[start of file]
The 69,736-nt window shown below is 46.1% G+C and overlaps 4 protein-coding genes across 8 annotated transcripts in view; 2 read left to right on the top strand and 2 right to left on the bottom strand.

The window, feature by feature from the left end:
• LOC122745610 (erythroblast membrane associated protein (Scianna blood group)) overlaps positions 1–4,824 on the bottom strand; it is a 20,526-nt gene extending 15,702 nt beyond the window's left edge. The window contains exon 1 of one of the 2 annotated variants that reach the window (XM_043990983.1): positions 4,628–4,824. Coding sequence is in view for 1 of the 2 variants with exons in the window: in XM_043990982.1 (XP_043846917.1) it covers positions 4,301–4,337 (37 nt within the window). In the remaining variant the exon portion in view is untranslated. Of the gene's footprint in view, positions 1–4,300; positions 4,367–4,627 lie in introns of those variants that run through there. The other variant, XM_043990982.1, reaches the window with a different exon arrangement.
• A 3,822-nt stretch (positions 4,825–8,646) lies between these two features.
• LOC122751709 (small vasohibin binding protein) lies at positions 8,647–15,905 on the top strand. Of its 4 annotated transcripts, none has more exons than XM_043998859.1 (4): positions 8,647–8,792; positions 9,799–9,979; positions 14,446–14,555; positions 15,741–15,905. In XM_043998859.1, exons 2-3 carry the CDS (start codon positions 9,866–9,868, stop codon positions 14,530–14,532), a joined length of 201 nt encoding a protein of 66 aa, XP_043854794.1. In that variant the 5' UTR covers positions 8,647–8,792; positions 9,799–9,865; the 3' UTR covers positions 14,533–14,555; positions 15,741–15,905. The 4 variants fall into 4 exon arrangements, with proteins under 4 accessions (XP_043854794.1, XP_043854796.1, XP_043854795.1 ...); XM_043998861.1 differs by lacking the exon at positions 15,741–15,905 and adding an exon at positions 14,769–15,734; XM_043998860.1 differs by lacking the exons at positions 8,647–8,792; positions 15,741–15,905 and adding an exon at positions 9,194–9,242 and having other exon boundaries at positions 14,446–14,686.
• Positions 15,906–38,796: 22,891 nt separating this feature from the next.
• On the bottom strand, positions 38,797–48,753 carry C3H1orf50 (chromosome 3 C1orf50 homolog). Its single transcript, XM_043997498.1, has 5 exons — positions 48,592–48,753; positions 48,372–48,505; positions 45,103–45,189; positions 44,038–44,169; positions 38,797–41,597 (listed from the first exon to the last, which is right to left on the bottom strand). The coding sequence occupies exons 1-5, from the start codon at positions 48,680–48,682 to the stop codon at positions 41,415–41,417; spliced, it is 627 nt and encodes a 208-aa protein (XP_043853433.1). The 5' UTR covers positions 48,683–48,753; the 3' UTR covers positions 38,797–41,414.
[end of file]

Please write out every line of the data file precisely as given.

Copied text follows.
The 69,736-nt window shown below is 46.1% G+C and overlaps 4 protein-coding genes across 8 annotated transcripts in view; 2 read left to right on the top strand and 2 right to left on the bottom strand.

The window, feature by feature from the left end:
• LOC122745610 (erythroblast membrane associated protein (Scianna blood group)) overlaps positions 1–4,824 on the bottom strand; it is a 20,526-nt gene extending 15,702 nt beyond the window's left edge. The window contains exon 1 of one of the 2 annotated variants that reach the window (XM_043990983.1): positions 4,628–4,824. Coding sequence is in view for 1 of the 2 variants with exons in the window: in XM_043990982.1 (XP_043846917.1) it covers positions 4,301–4,337 (37 nt within the window). In the remaining variant the exon portion in view is untranslated. Of the gene's footprint in view, positions 1–4,300; positions 4,367–4,627 lie in introns of those variants that run through there. The other variant, XM_043990982.1, reaches the window with a different exon arrangement.
• A 3,822-nt stretch (positions 4,825–8,646) lies between these two features.
• LOC122751709 (small vasohibin binding protein) lies at positions 8,647–15,905 on the top strand. Of its 4 annotated transcripts, none has more exons than XM_043998859.1 (4): positions 8,647–8,792; positions 9,799–9,979; positions 14,446–14,555; positions 15,741–15,905. In XM_043998859.1, exons 2-3 carry the CDS (start codon positions 9,866–9,868, stop codon positions 14,530–14,532), a joined length of 201 nt encoding a protein of 66 aa, XP_043854794.1. In that variant the 5' UTR covers positions 8,647–8,792; positions 9,799–9,865; the 3' UTR covers positions 14,533–14,555; positions 15,741–15,905. The 4 variants fall into 4 exon arrangements, with proteins under 4 accessions (XP_043854794.1, XP_043854796.1, XP_043854795.1 ...); XM_043998861.1 differs by lacking the exon at positions 15,741–15,905 and adding an exon at positions 14,769–15,734; XM_043998860.1 differs by lacking the exons at positions 8,647–8,792; positions 15,741–15,905 and adding an exon at positions 9,194–9,242 and having other exon boundaries at positions 14,446–14,686.
• Positions 15,906–38,796: 22,891 nt separating this feature from the next.
• On the bottom strand, positions 38,797–48,753 carry C3H1orf50 (chromosome 3 C1orf50 homolog). Its single transcript, XM_043997498.1, has 5 exons — positions 48,592–48,753; positions 48,372–48,505; positions 45,103–45,189; positions 44,038–44,169; positions 38,797–41,597 (listed from the first exon to the last, which is right to left on the bottom strand). The coding sequence occupies exons 1-5, from the start codon at positions 48,680–48,682 to the stop codon at positions 41,415–41,417; spliced, it is 627 nt and encodes a 208-aa protein (XP_043853433.1). The 5' UTR covers positions 48,683–48,753; the 3' UTR covers positions 38,797–41,414.